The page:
Green Lantern #42 Review

One thing jumped out at me from Green Lantern #42 - the coloring of Nei Ruffino and Rob Reis really worked well to give the book a very consistent look even though it had two pencilers who really are not all that similar, Philip Tan and Eddy Barrows. Granted, you could argue that the effect was achieved by darkening things to the point where it blended together (sort of like how darkness in film helps special effects blend together), but in either event, I think it worked. Also, Philip Tan made me feel pretty confident the last couple of issues about seeing him do an arc on Batman and Robin, something I might not have been as confident about prior to this story arc, and while this issue was a bit muddier (that darkness I was referring to), I'm still feeling good about his upcoming arc.

Anyhow, this issue concludes the lead-up to Blackest Night, and writer Geoff Johns has a full plate here, with basically three-four concurrent storylines going on, and I think the last two issues of this story really melded together well for a good lead-in to Blackest Night.

Last issue had a great cliffhanger (you all might know how I feel about cliffhangers being "earned," and I think last issue definitely "earned" its cliffhanger) that was resolved quickly in this issue in a satisfactory manner (and one that was set up earlier in the arc).

The three major stories in this issue were:

Hal Jordan versus Larfleeze, the "Orange Lantern"

John Stewart versus Star Sapphire (who was formerly the villain Fatality)


Green Lanterns Ash and Saarek's journey to find the corpse of the Anti-Monitor.

Larfleeze has been a revelation as a villain - an almost comic relief character (if a deadly one at that) who helps break the tension a bit amongst all the seriousness of the lead-up to Blackest Night. Johns handles the humor well here (as he did last issue where we saw Larfleeze's rather humorous origin). I especially dug the bit where Jordan finally recalls the name of the Muppet that Larfleeze reminds him of.

In addition, the usage of the blue ring was well done, particularly where the ring finally kicked in. "Sincerity Registered" - classic.

The John Stewart/Fatality interaction was interesting, although I'm conflicted about the idea of possibly retconning the destruction of Xanshi. Generally, I'm not a fan of re-visiting something that has been more or less resolved for years now to then, I dunno, resolve it again (shades of Janet Van Dyne forgiving Hank Pym then unforgiving him then forgiving him then unforgiving him, etc.). Then again, the original Xanshi plot idea WAS pretty ridiculous (John Stewart, of all people, being arrogant to the point of idiocy, leading to the death of millions? That IS pretty silly), so I suppose it couldn't hurt too much to try to write it off. In any event, the idea of having two characters who are more or less defined by their need to forgive meeting up with each other (with Fatality under the influence of the Zamarons) was a great idea,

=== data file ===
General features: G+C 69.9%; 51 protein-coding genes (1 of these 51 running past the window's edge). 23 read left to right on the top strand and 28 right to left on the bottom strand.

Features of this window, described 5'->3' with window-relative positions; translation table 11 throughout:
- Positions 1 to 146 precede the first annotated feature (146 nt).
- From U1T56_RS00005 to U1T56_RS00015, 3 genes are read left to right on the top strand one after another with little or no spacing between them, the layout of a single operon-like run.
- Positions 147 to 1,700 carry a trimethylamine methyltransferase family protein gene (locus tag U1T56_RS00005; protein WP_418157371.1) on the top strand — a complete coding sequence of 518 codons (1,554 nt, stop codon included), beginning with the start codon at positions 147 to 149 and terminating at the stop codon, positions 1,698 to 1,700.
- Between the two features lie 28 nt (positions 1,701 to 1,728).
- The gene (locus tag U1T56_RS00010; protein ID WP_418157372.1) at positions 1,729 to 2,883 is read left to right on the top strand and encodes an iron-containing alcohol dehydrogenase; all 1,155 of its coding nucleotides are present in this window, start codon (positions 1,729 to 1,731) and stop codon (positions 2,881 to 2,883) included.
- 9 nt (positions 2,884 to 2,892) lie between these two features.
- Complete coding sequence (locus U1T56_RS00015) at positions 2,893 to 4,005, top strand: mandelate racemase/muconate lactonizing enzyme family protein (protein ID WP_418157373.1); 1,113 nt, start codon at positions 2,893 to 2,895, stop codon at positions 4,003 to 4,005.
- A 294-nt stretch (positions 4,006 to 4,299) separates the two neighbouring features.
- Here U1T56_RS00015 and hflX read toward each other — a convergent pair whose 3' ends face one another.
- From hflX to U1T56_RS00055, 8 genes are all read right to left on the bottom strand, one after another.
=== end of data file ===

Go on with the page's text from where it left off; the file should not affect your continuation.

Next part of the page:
Finally (well, not really "finally" as we do first get a little tangent where we see the after effects of Machiavellian Bargain #3545950430553059305935686050 that the Guardians have struck), we see the finale of the mission of Lanterns Saarek and Ash (as an aside - while better than a lot of other captions of this kind - Ash's handwritten captions are still annoying - I am sure that I have seen good handwritten captions somewhere - From Hell, maybe? - but off the top of my head I can't think of any definite examples while I can think of many examples where handwritten captions are hard to read like they are here - although, again, these are at least better than some I have seen - I recall Birds of Prey having AWFUL ones awhile back). Johns adds an extremely nice touch where Saarek (who can hear the dead) has his ear drums burst from all the cries of the dead - and it all leads to an eerie, spooky and highly effective final page (with a great one liner) that leads into Blackest Night #1.

Good stuff - it gives Blackest Night an organic lead-in, which is good to see.


EDITED TO ADD: Commenter rwe1138 did mention a pretty notable mistake that was really odd - early in the issue, Hal says a line of Larfleeze's dialogue. The weird thing is that:

A. Larfleeze has a whole different word balloon design and font, so I'd have thought his dialogue was done separately from Hal's, so it's odd that they would mix together like that.

B. It wasn't even an errant word balloon arrow (you know, like an arrow pointed to the wrong person) - it was just an extra line of dialogue in Hal's otherwise correct dialogue balloon that was clearly not his dialogue.

So weird.

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